Healthy competitiveness can coexist alongside cooperative values. After all, if individual institutions didn’t strive to raise the bar, the industry would become complacent and stagnant.
An example of a healthy balance between cooperative and competitive is evident in the nation’s multi-owned credit union service organizations (CUSOs). These collaborations allow multiple institutions to address common concerns and shared opportunities while maintaining their independence and individual market priorities.
No. 3: There’s No Such Thing As Down Time
KCBS hosts sanctioned events throughout the year, but as the weather gets colder in the mid-Atlantic area, many competitors store their gear and wait for the next season.
That’s not the case for Old Virginia Smoke. OVS spends the winter maintaining equipment, wooing potential sponsors, testing new products, and attending classes taught by championship barbecue professionals.
“We do at least one competition-style cook each month of the off-season,” says pitmaster Luke Darnell. “It’s easy to get into a rut and become complacent, so this is an opportunity to try out different ingredients and techniques.”
Experimenting is important because what the judges like changes from year to year and place to place.
“The judges may love our brisket in Maryland, but then they’ll hate it in New York,” Darnell says.
To stay ahead of these changes, Old Virginia Smoke occasionally hosts certified judges for mock competitions. The team cooks under the same rules and time restrictions they’d face in a regular competition, and the judges score the food in the same way, too.
Unlike a competition, however, the team and judges thoroughly debrief afterward.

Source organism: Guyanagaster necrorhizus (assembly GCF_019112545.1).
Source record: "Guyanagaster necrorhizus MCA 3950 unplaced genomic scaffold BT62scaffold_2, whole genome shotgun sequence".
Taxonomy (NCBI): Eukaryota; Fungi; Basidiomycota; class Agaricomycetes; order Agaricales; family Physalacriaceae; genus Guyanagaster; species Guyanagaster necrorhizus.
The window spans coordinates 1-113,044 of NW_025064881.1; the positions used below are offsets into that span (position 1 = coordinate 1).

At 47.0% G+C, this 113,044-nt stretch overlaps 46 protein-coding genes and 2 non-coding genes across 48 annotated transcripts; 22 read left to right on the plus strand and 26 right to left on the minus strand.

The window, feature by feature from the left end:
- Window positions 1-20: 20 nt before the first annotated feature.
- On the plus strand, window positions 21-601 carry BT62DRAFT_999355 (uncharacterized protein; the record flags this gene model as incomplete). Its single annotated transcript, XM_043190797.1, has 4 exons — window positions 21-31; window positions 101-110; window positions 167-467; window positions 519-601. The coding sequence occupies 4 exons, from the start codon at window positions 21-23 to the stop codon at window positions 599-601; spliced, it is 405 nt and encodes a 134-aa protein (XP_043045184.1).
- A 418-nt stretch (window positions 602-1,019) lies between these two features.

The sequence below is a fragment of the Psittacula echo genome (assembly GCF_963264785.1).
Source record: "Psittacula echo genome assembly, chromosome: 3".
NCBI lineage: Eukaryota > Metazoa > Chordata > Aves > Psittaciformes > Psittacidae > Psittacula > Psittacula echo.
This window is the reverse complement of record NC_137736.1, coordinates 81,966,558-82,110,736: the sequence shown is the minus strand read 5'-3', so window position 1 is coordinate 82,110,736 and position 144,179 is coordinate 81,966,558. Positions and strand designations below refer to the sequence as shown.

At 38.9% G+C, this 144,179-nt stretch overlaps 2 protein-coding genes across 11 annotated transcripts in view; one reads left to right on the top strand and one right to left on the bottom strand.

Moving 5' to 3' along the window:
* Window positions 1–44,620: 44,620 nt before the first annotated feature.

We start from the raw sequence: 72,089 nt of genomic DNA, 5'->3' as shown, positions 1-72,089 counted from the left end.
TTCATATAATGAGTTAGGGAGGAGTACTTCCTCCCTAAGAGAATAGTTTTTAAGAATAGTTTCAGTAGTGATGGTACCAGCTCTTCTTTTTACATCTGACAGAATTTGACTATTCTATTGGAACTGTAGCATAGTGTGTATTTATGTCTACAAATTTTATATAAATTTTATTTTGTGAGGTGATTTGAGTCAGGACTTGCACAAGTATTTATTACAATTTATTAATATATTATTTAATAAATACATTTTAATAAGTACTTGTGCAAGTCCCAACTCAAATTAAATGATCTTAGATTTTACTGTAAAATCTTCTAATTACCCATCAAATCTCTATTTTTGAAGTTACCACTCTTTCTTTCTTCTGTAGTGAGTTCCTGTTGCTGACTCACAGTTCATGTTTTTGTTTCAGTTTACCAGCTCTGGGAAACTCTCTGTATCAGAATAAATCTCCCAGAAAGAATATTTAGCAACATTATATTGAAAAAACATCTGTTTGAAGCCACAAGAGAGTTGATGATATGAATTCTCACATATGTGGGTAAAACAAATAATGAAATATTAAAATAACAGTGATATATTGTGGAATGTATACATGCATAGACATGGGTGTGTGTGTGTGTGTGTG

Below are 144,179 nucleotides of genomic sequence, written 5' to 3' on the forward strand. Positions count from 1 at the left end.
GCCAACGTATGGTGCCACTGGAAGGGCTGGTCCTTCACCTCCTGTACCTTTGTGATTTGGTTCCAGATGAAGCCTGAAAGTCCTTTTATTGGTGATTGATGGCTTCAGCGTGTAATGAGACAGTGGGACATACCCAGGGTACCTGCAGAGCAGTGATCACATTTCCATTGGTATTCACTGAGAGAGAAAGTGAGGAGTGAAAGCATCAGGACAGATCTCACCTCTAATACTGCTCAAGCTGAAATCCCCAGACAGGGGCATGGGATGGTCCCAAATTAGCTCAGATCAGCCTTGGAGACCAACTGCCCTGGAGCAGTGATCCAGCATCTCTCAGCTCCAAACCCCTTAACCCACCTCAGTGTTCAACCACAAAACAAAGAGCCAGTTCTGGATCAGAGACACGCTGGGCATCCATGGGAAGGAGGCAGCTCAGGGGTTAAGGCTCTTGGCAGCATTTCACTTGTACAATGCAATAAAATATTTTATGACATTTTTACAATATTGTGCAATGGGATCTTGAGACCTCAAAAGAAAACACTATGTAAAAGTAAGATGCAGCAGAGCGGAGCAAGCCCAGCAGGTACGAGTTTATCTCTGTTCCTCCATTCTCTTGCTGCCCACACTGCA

“We started doing this at the start of every season,” says team member Kim Darnell. “Now teams up and down the East Coast are doing it, too.”
The Credit Union Lesson
Inertia is the enemy of progress, and every successful organization can fall victim to the natural desire to simply rest on its laurels.
Regulator exams are built-in wake-up calls that identify shortfalls, but proactive credit unions also seek out feedback from different channels and different sources — including social media, member surveys, demographic- and community-based focus groups, industry workshops, and more. When balanced against institutional goals and values, these opinions provide a valuable push for progress.
No. 4: Give Credit Where Credit Is Due
In 2013, after a summer of cooking under tents in unpredictable weather, Old Virginia Smoke knew it needed to invest in a competition barbecue trailer. However, the team had already sunk a fair amount of personal capital into purchasing cookers and other supplies, and its members could not contribute or borrow the funds necessary for the trailer. Instead, OVS turned to crowdsourcing. It created the first-ever Kickstarter campaign dedicated to buying such an item and asked supporters to “join the team” for the 2014 season via small financial contributions.
The campaign raised more than $5,000. In return, OVS thanked supporters with stickers and T-shirts. It also publicized supporters’ names in social media and at competitions. Old Virginia Smoke even created video tours of the new cook trailer and updated supporters after every competition.
This Kickstarter campaign and subsequent communications formed the basis of a strong OVS social media presence that continues to grow today.
The Credit Union Lesson
Consumers are tapping social media and peer funding to both solicit and provide financial support, but they’re only supporting causes they believe in.
Credit unions also support various philanthropic and community causes, so consider giving members some direct control over how and where the institution gives back. Put recipient organizations up for member vote or let members themselves present the check or other support to beneficiaries. It’s their money, so be sure make them part of the team.
Note From The Author (Pictured Above, Center)
By day, I’m a mild-mannered human resources professional at Callahan & Associates. But three years ago, two friends and I formed a competition barbecue team. Calling ourselves “Old Virginia Smoke,” we compete in the Kansas City Barbecue Society (KCBS) circuit and are ranked among the top 50 teams in the nation out of a field of more than 2,300. Learn more about us at www.oldvirginiasmoke.com and find us on Facebook at facebook.com/OldVirginiaSmoke.